Twisted guitarist Jay Jay French sums it up: “the history of Twisted is really those 10 years in the clubs. The years we spent clawing our way through the bar scene. It was learning how to make order out of chaos and how to win in bad situations. And it was unique to Twisted. I talk to hundreds of bands and nobody’s ever gone through what we went through. It’s who we are, and it’s why we are, and why we do what we do.”

“One of the most surprising movies I have seen in quite some time.(…) a film for everyone, not just fans, one which \[imparts\] a deeper understanding of and respect for the men who lived it.” – Pamela Glasner, Huffington Post

“Hilarious and revealing interviews (…) as well as plenty of riotously entertaining footage from the band’s Seventies Tri-State club heyday. Immensely compelling.” – Dan Epstein, Rolling Stone

“The time flies by, director Andrew Horn concocting a compelling, take-no-shit tale of Twisted Sister’s stuttering rise to stardom.” – Geoff Barton, Classic Rock Magazine

“I’m not a Twisted Sister fan and, in fact, knew very little about their scene in general—but this is a fascinating documentary.” – David Hudson, Fandor

“Noise, mayhem, pathos, endless reversals and plenty of uproarious comedy.” – The Independent (UK)

“Believe it or not, WE ARE TWISTED FUCKING SISTER! was born out of a scene in THE NOMI SONG. Actually out of one line. In the Nomi film, Twisted band leader Jay Jay French describes the almost riot that ensued when, believe it or not again, Klaus Nomi opened for them at the Soap Factory in New Jersey. “This was NYC performance art done in a blue collar suburban bar”, he explained. I knew almost nothing about Twisted at the time but I knew enough to know this was a hilarious confluence. But then after the NOMI film was finished Jay Jay started to explain to me what Twisted was doing doing onstage with their club audiences back then which struck me as very much it’s own kind of performance art, just dedicated to that whole other crowd. So it was the performance art idea that got me into it, little realizing that there was story there that was just as epic as NOMI’s.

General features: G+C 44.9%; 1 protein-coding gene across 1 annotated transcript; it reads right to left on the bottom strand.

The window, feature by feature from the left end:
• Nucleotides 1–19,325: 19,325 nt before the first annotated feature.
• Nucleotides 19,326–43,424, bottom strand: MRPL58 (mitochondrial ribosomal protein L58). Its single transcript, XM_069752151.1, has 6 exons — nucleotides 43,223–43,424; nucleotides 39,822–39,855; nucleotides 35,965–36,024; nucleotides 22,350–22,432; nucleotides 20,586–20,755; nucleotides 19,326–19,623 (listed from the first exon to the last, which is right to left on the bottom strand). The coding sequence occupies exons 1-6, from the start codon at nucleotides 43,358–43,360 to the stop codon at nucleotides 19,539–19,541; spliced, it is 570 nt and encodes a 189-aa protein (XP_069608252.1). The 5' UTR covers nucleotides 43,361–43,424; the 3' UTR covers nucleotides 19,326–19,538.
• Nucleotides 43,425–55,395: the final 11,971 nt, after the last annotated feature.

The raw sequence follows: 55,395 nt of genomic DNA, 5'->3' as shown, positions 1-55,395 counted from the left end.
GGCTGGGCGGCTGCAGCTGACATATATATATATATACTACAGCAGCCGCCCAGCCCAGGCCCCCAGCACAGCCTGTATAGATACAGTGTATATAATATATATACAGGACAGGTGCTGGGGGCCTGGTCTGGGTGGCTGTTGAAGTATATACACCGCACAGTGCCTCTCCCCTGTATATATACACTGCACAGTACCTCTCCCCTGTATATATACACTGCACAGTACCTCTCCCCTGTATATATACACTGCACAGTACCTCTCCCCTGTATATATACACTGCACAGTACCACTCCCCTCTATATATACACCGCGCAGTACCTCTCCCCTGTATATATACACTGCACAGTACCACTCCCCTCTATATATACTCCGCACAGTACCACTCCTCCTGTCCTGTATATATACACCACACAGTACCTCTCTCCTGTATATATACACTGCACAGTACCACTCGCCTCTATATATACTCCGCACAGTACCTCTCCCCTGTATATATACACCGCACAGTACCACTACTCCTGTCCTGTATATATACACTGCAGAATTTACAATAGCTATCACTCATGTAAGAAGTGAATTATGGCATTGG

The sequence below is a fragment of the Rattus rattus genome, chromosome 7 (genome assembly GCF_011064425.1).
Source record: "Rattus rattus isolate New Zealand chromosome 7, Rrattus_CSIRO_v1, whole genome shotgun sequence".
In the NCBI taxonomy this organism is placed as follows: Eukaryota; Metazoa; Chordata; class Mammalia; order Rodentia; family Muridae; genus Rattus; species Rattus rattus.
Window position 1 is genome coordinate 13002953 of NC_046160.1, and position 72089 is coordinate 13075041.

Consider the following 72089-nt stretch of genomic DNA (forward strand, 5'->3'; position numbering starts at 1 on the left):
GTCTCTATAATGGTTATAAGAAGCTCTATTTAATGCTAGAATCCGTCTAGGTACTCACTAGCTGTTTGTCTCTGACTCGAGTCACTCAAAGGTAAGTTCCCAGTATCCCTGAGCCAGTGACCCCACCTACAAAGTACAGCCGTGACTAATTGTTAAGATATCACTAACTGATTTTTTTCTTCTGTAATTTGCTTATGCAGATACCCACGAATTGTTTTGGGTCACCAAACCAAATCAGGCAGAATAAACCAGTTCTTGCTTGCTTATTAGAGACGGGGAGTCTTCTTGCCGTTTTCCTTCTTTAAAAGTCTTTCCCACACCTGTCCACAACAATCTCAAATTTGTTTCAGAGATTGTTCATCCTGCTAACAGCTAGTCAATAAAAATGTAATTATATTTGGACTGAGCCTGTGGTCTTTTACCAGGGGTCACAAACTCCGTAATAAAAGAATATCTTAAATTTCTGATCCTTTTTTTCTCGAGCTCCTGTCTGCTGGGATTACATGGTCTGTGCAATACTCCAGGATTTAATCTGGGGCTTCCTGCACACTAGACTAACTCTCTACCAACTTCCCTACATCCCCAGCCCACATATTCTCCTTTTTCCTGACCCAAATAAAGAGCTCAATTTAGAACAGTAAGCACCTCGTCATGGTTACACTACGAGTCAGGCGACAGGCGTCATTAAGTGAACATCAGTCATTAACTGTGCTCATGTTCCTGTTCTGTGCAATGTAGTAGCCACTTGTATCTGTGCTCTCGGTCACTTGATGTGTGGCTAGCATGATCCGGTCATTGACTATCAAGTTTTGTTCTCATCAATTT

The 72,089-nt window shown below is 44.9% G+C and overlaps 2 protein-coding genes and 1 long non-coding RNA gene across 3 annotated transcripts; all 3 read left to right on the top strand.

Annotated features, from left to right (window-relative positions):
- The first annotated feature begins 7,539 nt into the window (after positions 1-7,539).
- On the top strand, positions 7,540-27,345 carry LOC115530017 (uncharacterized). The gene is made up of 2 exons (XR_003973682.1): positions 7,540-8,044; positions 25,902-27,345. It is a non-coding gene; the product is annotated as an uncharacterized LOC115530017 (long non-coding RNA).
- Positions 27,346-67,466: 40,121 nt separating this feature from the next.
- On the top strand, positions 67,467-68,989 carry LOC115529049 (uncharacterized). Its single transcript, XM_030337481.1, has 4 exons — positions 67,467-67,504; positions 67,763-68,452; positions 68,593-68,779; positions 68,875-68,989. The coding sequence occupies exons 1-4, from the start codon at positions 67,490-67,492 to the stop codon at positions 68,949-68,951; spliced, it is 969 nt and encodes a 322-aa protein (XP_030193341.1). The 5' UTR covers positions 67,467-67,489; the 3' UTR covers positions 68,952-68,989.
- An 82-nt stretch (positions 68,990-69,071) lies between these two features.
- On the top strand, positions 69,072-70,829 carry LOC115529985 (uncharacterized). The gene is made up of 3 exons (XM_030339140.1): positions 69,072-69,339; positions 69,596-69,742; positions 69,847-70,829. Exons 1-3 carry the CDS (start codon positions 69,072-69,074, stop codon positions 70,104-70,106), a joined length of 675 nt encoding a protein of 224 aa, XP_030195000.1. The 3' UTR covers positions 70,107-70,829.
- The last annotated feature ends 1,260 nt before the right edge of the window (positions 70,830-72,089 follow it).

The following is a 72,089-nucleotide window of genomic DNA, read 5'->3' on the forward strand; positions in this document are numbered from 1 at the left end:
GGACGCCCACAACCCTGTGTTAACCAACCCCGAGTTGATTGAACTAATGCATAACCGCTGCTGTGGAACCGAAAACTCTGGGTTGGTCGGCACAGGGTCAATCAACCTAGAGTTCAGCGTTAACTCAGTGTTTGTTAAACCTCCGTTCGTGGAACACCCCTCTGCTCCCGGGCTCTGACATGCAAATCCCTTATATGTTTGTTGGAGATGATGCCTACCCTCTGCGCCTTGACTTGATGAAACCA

Interestingly, both stories take place in almost the same time in almost the same geographical area, but they may as well have been in parallel universes. On the surface, TWISTED and NOMI couldn’t be more different – but at the same time, I came to realize there was a great similarity between the two. Each had their vision of who they were and what they wanted to do and they both had the courage to just ram it home no matter what. Both flew in the face of the establishment music scene, but both had their dedicated audiences that were ready to follow them anywhere. And both were able to meet each fallback and turn it into the next step forward. A review of the Twisted film said, ‘Stardom is interesting, but the long road that leads there is fascinating’ and that’s what appealed to me about both stories – the roller coaster of getting there is what it’s all about.” - Andrew Horn